Beneath the fanfare of RemberTM—the first tau-based Alzheimer disease treatment with publicly reported Phase 2 trial results (see ARF ICAD story)—the International Conference on Alzheimer’s Disease, held last month in Chicago, featured some noteworthy preclinical and basic science tau developments. This story highlights a few of them, but all readers are cordially invited to use the comment box below to add their own notes and observations about other tau-related highlights at ICAD. Einar Sigurdsson of New York University School of Medicine presented data that may strengthen the case for tau-based immunotherapy: in his new AD mouse model, a phospho-tau immunogen not only cleared tau pathology, but also seemed to prevent cognitive decline. Cathy Andorfer of Mayo Clinic in Jacksonville, Florida, also reported on prevention of cognitive decline, neurodegeneration, and tau pathology in an aggressive tauopathy mouse model—but her team used a brain-penetrant microtubule stabilizer under development as a cancer drug at Bristol-Myers Squibb, Wallingford, Connecticut. Meanwhile, molecular insight into a possible role for tau’s non-microtubule binding domain in Aβ-mediated neurodegeneration came from a presentation by Jürgen Götz of the University of Sydney, Australia. (For Andorfer and Götz, see Part 2 and Part 3.)

Preventive Tau Vaccine Improves Cognition in Tauopathy Mice
In an earlier study demonstrating the feasibility of a phospho-tau vaccine approach, Sigurdsson and colleagues immunized transgenic mice expressing the human tau mutant P301L, which develop rapid and aggressive tau pathology. With immunizations starting at two months of age, the tau peptide (a 30-amino-acid fragment phosphorylated at two sites) triggered a specific antibody response that cleared tau aggregates and improved motor performance when assessed at five and eight months (see ARF related news story). However, the real proof of principle is whether the tau-based immunotherapy could prevent cognitive decline. For this, the P301L mice are ill-suited, Sigurdsson said, as older animals develop motor impairments that would interfere with common tests of rodent cognition such as those that involve maze running.

To skirt this problem, the researchers set out to test their immunization protocol in hTau mice, which express all six wild-type isoforms of human tau on a mouse tau knockout background (Andorfer et al., 2003). These mice better resemble AD in that they develop tau pathology primarily in the cortex and hippocampus with very little in areas important for motor activity (e.g., brain stem, spinal cord). For the immunization studies, hTau mice would pose other challenges, though. The onset of disease varies considerably in them, such that some animals show extensive pathology by nine months, while others may not until 15-18 months. This slow development of pathology would also drag out the evaluation of immunotherapy.

While gearing up for the hTau studies, Allal Boutajangout of Sigurdsson’s group was trying to address a separate issue—the effect of mutant presenilin-1 (PS1) on tau pathology—by crossing the hTau mice with a transgenic line expressing mutant PS1 (M146L). These double transgenics were breeding faster than the hTau mice, Sigurdsson said, so Boutajangout and colleagues ended up testing their phospho-tau immunogen in the hTau/PS1 mice, using the hTau animals as internal controls. (They decided this before learning that mutant PS1 accelerates tau pathology, serendipitously enabling quicker completion of the immunotherapy studies.)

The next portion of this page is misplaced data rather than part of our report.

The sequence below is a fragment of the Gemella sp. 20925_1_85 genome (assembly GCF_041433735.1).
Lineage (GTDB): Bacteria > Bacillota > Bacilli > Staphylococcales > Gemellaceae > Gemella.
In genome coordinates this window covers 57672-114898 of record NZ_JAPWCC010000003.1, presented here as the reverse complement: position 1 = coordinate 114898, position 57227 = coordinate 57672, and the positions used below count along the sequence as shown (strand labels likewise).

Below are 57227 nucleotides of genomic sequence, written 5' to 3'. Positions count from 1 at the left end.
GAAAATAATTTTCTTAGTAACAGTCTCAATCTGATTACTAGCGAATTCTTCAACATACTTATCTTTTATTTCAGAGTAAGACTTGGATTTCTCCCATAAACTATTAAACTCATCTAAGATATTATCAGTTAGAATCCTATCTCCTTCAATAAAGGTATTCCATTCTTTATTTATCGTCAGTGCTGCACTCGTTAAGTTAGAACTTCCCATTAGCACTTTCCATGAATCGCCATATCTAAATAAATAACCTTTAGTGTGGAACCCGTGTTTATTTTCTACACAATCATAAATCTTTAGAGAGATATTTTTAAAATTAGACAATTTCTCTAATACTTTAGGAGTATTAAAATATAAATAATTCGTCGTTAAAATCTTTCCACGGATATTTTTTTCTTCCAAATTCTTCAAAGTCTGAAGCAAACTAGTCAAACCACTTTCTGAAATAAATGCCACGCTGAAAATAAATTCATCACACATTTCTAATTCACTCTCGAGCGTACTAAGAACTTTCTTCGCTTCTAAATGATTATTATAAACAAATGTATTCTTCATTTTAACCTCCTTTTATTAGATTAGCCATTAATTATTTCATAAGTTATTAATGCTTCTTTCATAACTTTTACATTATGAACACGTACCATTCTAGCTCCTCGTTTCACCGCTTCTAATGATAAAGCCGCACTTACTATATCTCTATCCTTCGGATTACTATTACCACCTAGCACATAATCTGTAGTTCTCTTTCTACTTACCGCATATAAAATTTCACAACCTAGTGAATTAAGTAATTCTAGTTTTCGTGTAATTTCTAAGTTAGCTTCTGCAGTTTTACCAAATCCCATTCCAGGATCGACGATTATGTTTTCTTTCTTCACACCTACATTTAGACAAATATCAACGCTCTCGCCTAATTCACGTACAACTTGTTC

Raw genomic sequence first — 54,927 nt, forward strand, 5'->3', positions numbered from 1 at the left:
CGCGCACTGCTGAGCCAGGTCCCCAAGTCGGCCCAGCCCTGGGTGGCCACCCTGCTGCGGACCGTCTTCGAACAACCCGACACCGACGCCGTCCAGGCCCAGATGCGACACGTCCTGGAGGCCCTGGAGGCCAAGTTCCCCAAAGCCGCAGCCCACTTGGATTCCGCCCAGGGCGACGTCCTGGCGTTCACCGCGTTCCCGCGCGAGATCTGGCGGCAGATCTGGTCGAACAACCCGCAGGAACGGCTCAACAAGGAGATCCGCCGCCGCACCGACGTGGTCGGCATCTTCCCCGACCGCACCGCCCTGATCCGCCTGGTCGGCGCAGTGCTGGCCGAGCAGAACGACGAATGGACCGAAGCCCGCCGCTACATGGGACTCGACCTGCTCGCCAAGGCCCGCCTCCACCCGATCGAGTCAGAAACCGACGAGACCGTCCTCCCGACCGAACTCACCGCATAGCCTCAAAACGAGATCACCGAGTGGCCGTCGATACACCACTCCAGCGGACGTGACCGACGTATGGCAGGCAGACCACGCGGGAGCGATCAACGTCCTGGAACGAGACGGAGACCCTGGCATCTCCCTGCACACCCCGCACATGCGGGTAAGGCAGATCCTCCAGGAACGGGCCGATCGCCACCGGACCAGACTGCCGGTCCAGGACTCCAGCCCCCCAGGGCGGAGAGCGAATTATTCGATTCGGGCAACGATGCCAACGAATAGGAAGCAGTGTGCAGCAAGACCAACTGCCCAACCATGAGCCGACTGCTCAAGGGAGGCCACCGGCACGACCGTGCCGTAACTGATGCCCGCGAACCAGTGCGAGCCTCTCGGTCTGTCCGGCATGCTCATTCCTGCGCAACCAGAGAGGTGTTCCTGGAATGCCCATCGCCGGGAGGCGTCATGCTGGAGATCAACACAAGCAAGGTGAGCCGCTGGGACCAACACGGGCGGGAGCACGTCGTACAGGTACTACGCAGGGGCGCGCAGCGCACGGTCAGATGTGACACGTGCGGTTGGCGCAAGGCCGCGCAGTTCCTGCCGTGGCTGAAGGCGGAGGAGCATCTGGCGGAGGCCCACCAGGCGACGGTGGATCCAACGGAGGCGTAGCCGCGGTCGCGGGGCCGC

As with the studies in P301L mice, Sigurdsson’s team began immunizing at two to three months, boosted two weeks later, and continued with monthly injections. Starting at seven to eight months, the mice faced three cognitive tests and were sacrificed at eight to nine months. The phospho-tau peptide stimulated an IgM/IgG response and reduced tau aggregates by 56 percent in the pyriform cortex in immunized mice, Sigurdsson reported. Importantly, the reduction of tau aggregates correlated with cognitive improvements assessed by three tests—radial arm maze, closed field symmetrical maze, and object recognition test. The cognitive differences did not stem from movement defects, as all groups did equally well on motor tests. The researchers have not yet looked at markers of inflammation¬—a potential side effect that has plagued human immunotherapy trials—but would like to in the future, Sigurdsson told this reporter.

Because hTau/PS1 mice typically develop their first hints of tau pathology around two to three months of age, the vaccine in those studies essentially functioned as a prophylactic. Sigurdsson said his group has begun testing their immunotherapy protocol in older animals—starting injections at eight months to see if the treatment can reverse tau pathology and cognitive deficits. They are also looking to immunize with different tau epitopes, and are doing studies to further tease out the mechanisms, e.g., how do the anti-tau antibodies reach and bind to brain neurons, and clear tau aggregates? For a different approach to treating tauopathy mice, see Part 2 of this series.—Esther Landhuis.

This is Part 1 of a three-part series on tau. See also Part 2 and Part 3.


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News Citations

  1. Chicago: Out of the Blue—A Tau-based Treatment for AD?
  2. Chicago: Brain-Penetrant Microtubule Stabilizer in Tauopathy Mice
  3. Chicago: Tau Projection Domain May Block Excitotoxicity in Mice
  4. Tau Vaccine Detangles Mouse Brain

Paper Citations

  1. . Hyperphosphorylation and aggregation of tau in mice expressing normal human tau isoforms. J Neurochem. 2003 Aug;86(3):582-90. PubMed.

Other Citations

  1. human tau mutant P301L

External Citations

  1. hTau

Further Reading